Saturday, January 9, 2016

Black Eye ~OR~ Rule 5 Woodsterman Style


Treating a Black Eye


A black eye (periorbital hematoma) or 'shiner' (colloquial) is bruising around the eye commonly due to an injury to the face rather than an eye injury. The name is given due to the color of bruising. The so-called black eye is caused by bleeding beneath the skin around the eye. Sometimes a black eye indicates a more extensive injury, even a skull fracture, particularly if the area around both eyes is bruised (raccoon eyes) or if there has been a head injury.


For years, the conventional wisdom has been that the best treatment for a black eye is to cover it with a piece of raw meat.



Scientific studies have proven that while the raw meat helps reduce the swelling and aids in the healing process, applying cold meat actually delays the recovery of the broken blood vessels that cause the bruising around the orbital socket, while frozen meat may cause superficial thermal burns to the skin.



These same studies demonstrated that application of warm and tender meat is much more effective in helping the eyes recover from the damage because the bruising isn't compounded by thermal shock.



Therefore, the next time you get a black eye, try this method:




 
 Thanks Hal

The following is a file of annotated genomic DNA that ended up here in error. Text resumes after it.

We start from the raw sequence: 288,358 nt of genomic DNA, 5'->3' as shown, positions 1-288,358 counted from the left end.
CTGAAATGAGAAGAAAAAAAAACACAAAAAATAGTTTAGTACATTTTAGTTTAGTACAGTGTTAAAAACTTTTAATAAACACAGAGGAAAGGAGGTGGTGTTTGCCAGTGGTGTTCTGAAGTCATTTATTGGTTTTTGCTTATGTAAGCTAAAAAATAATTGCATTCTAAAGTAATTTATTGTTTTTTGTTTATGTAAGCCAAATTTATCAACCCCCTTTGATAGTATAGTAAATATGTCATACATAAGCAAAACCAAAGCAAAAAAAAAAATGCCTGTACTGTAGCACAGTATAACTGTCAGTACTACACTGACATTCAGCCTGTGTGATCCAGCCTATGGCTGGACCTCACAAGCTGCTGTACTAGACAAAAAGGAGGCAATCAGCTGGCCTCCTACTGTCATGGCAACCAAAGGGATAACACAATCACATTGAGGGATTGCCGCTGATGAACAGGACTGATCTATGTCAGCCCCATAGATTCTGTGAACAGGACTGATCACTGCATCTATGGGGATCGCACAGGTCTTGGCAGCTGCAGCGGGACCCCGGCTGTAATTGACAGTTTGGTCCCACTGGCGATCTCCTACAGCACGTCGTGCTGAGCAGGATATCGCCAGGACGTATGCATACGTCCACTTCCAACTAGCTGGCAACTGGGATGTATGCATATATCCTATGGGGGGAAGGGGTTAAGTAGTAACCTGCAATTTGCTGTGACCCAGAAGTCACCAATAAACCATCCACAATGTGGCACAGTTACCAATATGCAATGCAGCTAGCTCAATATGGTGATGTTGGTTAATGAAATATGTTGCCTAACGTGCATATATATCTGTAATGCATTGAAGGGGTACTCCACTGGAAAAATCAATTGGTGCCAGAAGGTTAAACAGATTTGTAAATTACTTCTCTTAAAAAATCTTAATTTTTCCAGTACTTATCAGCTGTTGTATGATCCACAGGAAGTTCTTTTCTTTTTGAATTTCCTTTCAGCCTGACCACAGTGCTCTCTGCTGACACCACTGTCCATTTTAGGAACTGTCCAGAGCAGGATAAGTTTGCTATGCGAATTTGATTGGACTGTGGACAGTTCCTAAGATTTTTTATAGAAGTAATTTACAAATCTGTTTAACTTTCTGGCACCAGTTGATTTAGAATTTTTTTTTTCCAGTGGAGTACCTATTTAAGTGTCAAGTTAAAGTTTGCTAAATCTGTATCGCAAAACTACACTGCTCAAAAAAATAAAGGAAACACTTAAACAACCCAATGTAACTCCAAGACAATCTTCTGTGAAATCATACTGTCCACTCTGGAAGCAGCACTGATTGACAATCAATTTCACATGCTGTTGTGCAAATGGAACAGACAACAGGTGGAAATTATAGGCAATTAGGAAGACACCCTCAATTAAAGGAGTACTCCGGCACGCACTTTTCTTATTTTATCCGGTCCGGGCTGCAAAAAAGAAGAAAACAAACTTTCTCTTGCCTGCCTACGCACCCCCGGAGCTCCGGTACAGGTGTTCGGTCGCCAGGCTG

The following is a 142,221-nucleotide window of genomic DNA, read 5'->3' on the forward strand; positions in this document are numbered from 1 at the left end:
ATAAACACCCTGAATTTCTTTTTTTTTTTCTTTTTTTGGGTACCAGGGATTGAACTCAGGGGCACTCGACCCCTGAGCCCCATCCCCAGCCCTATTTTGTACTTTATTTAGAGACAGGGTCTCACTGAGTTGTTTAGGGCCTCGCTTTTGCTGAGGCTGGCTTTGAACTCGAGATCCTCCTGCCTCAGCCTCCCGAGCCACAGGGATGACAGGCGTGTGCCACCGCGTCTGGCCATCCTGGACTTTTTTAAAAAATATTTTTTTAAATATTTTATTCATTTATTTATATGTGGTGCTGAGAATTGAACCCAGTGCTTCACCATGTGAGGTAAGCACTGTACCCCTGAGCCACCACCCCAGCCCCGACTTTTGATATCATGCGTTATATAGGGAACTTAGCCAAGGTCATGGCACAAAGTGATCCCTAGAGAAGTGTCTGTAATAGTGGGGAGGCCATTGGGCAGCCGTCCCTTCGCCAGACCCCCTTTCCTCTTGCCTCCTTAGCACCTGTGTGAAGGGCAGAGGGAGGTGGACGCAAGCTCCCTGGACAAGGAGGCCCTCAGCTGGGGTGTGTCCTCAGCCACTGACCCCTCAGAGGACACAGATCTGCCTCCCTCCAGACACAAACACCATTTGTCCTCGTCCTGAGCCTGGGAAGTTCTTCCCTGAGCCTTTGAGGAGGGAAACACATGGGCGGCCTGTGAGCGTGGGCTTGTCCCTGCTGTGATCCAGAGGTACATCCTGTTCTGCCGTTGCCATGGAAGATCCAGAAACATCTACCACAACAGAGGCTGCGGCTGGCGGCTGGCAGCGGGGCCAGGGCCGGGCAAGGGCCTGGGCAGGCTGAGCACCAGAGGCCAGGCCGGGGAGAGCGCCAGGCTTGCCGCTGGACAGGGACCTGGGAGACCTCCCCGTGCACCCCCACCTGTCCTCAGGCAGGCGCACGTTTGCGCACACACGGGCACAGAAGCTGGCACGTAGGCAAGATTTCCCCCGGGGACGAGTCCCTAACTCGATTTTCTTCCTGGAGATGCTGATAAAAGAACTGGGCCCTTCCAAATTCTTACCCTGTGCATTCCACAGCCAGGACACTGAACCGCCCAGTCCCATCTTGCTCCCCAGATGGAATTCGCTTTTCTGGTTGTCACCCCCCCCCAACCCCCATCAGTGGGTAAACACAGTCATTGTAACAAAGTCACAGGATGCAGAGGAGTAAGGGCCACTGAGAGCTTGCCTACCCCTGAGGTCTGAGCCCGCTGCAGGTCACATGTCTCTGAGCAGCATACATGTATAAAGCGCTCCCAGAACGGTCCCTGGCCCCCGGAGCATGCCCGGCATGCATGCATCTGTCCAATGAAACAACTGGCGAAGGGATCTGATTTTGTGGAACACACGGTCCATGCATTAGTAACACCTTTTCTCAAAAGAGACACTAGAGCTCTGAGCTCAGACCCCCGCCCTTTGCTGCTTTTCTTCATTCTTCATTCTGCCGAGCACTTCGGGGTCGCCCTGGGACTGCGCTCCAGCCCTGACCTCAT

8 comments:

GruntOfMonteCristo said...

What? No comments yet? Did Barack declare martial law already and I didn't notice? That's hilarious, Odie! Thanks for a good start to the weekend!

Mike aka Proof said...

Practicing medicine without a license there, are you Odie? I can do that, because I was a doctor in a play once.

Woodsterman (Odie) said...

Grunt, I'll blame the low turnout of Football. And the black eye fix works every time it's tried.

Woodsterman (Odie) said...

Proof, look here ... when you find something that works you have to share.

edutcher said...

It was considered by the Indians an excellent remedy for frostbite.

Ron Russell said...

If it's guaranteed to cause swelling I'll take two!

Woodsterman (Odie) said...

edutcher, I stick my nose in the snow, around here, on a regular basis.

Woodsterman (Odie) said...

Ron, you're in luck, or have you forgotten they come in pairs.